NBA: 5 Players Who Make a Slam Dunk Look Easy
The slam dunk is one of the most spectacular moves in all of sports. A well-executed dunk combines gravity-defying elevation, graceful agility, and raw power. It affects the makeup of the game, as even an opposing team’s crowd can’t help but break into a chorus of “oohs” and “aahs.” A breakaway tomahawk jam helps teams seize momentum and serves as the perfect exclamation point to a winning game plan.
The five best dunkers in the NBA right now all have a sense of time and place. In games, each of these performers will rise to the occasion for hammer dunks that break the will of the opposition, while during warmups or other freewheeling exhibitions, these athletes are all capable of putting on moves that appear to defy the laws of physics.
5. DeAndre Jordan
Beyond Blake Griffin, DeAndre Jordan has been the biggest beneficiary of the Chris Paul trade that brought Lob City to the Los Angeles Clippers. This season, Jordan has emerged as the most athletic big man in the NBA, and while he lacks offensive polish and rarely gets his name called within the game plan, Jordan has led the league in field goal shooting and rebounding for the past two consecutive seasons, while camping out deep in the paint for carooming shot and easy buckets.
Jordan leads the league in dunks through the 2014-2015 regular season. In half-court sets, he is a devastating screener who can clear space, roll to the basket, and throw it down in traffic. Off the ball, Jordan is known to go airborne for offensive rebounds and game-changing tip-ins.
4. Terrence Ross
The city of Toronto and its Air Canada Centre have had a thing for high flyers almost since the franchise began, with the likes of Vince Carter, DeMar DeRozan, and Terrence Ross delighting fans up north. Ross, a slasher, is at his best in transition, when he can run the floor for graceful dunks. But out on the wing, Ross can put the ball on the floor with his lethal first step; in the high post, he favors a spin move to create space before slamming the ball down.
At 23, Ross has already participated in two Slam Dunk Contests at All-Star Weekend. In 2013, he wore a retro Vince Carter jersey (pictured) and brought the Slam Dunk title home with an array of 360, behind-the-back, and between-the-legs jams. The following year, Ross defended his title as part of a new group format that included fellow Eastern Conference high risers John Wall and Paul George.
3. Russell Westbrook
At 6-foot-3 and 185 pounds, Westbrook is fearless on drives to the hoop and lives in the paint for floaters, scoop shots, and weak-side rebounds. Always a polarizing figure in Oklahoma City, basketball purists may prefer that Westbrook defer as a sidekick to Kevin Durant, even while he is undoubtedly at his best when he freelances out on the perimeter and goes into full-blown attack mode.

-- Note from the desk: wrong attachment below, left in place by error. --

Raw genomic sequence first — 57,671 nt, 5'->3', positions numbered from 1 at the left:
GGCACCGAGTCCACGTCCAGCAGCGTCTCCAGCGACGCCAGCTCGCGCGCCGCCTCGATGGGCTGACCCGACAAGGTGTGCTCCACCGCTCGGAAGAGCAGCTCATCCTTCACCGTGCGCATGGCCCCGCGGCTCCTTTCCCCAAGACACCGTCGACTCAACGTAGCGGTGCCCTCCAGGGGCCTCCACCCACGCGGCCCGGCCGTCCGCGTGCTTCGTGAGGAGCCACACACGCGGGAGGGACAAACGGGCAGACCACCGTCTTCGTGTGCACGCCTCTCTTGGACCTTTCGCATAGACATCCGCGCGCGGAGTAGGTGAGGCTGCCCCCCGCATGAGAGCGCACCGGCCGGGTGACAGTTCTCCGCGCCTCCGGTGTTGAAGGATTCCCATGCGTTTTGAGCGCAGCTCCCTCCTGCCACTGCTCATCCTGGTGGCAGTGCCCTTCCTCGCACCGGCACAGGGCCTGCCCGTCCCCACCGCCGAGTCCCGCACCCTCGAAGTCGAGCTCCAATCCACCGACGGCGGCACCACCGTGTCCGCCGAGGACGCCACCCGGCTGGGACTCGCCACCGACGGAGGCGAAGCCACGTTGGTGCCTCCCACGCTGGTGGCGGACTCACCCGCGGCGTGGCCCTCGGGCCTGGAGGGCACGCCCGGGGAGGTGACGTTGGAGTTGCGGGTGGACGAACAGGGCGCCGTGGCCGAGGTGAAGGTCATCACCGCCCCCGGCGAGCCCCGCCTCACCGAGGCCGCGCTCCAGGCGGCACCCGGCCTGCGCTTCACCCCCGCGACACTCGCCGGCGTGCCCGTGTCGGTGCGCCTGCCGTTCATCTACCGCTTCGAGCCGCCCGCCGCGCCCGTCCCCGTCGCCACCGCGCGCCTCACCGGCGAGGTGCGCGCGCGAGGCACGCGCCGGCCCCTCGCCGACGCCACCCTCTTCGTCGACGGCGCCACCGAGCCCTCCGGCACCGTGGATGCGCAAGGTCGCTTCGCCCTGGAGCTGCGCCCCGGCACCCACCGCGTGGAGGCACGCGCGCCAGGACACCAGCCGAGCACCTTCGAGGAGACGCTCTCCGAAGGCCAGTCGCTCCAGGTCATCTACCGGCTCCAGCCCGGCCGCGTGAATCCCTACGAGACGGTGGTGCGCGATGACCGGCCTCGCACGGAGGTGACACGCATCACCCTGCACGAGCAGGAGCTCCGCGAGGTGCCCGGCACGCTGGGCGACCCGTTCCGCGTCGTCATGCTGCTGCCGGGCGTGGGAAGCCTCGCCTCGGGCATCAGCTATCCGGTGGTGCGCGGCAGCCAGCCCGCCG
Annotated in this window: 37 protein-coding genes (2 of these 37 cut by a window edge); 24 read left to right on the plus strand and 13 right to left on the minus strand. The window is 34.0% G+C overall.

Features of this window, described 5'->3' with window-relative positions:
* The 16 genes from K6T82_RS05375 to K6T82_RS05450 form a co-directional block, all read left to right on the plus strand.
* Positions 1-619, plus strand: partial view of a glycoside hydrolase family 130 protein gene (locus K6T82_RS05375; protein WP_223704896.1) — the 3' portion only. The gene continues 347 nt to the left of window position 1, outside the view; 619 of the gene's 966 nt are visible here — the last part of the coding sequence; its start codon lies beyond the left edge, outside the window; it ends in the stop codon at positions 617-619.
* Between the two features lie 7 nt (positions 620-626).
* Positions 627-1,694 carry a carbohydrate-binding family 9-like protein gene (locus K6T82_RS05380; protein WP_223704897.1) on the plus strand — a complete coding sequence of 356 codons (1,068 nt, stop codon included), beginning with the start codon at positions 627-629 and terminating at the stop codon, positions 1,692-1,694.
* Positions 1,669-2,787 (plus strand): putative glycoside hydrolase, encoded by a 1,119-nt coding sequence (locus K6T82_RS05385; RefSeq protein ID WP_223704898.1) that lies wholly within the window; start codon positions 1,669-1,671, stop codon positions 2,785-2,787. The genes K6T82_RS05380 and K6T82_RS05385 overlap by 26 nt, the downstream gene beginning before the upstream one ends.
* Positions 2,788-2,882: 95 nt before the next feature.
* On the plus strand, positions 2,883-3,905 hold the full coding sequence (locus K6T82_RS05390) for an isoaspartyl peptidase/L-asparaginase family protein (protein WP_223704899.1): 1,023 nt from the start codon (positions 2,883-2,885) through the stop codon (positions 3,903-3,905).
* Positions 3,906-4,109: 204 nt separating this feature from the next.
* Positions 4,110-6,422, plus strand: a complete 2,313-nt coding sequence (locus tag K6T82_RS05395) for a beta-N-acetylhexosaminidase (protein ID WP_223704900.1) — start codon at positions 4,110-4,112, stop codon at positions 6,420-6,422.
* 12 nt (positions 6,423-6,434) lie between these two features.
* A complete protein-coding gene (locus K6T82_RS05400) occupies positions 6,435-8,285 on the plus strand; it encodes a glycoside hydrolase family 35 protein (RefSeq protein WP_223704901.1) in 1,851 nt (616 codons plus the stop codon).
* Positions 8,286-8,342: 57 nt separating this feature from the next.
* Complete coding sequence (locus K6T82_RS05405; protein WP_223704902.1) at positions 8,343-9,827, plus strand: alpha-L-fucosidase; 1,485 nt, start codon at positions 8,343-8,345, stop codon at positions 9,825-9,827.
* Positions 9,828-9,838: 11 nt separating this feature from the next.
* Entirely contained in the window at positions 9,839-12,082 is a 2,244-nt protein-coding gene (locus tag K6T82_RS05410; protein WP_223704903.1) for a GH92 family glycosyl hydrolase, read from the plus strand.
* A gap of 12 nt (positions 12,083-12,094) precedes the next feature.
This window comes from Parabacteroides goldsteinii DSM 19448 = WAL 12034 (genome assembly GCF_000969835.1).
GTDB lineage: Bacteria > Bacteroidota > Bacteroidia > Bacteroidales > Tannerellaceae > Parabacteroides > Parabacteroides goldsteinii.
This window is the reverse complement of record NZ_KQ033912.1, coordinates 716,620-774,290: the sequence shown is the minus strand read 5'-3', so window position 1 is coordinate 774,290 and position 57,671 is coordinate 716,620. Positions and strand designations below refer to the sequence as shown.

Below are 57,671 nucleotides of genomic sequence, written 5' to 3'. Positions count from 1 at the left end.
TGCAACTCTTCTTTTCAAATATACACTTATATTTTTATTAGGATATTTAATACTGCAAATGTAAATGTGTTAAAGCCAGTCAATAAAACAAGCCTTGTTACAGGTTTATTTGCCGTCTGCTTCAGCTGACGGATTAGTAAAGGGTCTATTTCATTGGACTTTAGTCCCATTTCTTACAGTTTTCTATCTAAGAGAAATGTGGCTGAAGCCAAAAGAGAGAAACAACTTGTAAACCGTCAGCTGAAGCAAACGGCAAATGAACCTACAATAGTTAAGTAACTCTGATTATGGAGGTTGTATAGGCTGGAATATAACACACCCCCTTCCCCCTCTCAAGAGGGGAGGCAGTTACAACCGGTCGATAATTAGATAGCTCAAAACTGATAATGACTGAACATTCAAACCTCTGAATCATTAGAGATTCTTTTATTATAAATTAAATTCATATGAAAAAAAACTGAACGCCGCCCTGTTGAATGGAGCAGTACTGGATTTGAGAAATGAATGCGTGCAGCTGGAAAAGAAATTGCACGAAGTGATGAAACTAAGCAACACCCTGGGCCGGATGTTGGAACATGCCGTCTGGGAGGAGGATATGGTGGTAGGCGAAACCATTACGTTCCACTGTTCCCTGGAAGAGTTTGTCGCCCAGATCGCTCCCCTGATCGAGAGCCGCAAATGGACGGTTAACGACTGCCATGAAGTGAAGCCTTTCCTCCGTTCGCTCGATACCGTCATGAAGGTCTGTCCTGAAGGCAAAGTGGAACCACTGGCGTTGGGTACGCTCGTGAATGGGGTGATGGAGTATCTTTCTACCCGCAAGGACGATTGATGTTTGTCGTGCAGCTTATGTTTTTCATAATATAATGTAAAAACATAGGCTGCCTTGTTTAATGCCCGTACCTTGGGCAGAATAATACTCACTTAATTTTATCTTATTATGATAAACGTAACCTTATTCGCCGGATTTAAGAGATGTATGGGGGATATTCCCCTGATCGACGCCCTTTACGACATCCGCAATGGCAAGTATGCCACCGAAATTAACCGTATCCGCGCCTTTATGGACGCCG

As an athlete, Westbrook is good for at least one “wow” play per game. He prefers to finish off his drives to the rim with emphatic tomahawk jams, rather than finesse lay-ups. Because of his explosive leaping ability, Westbrook has always been ready and willing to mix things up down low with threes either off the dribble or on tip-in dunks.
2. LeBron James
Sports analysts and fans may always remain miffed at the fact that LeBron James has refused to participate in a Slam Dunk Contest, distancing himself from luminaries like Ray Allen, Vince Carter, Clyde Drexler, Dominique Wilkins, Dwight Howard, Kobe Bryant, and, of course, Michael Jordan. This criticism is underscored every time anyone laments the Slam Dunk Contest’s lack of star power.
To date, NBA fans have been left to sate themselves with highlight reels of in-game dunks from James. In addition, grainy footage of him performing pre-game and practice dunking showmanship has often appeared on various Internet outposts.
1. Blake Griffin
Blake Griffin has already established himself alongside the likes of Julius Erving, Dominique Wilkins, Shawn Kemp, Vince Carter, and Michael Jordan as one of the best NBA dunkers of all time. In 2011, Griffin put his name into the Slam Dunk Contest ring during his first full season as an NBA starter. He walked off with the title after catching a lob from Baron Davis out of a Kia sunroof and slamming down the ball over the sedan.
As an in-game dunker, Griffin will often rub off screens to catch lobs from Chris Paul in a modern-day remake of Gary Payton to Shawn Kemp. At power forward, he loves to lurk on the baseline and cut backdoor to the basket on dribble drive penetration. After taking in the bounce pass, Griffin will elevate to finish with a tomahawk jam.
With time, Griffin will prove that he is much more than a sideshow and one-dimensional dunker. In half-court sets, he can convert baby hooks in the post and also step back to knock down mid-range jump shots. As a playmaker, Griffin is comfortable leading the break and feeding teammates for easy scores. The evolution of this wunderkind’s game will lead to even more opportunities for hammer dunks.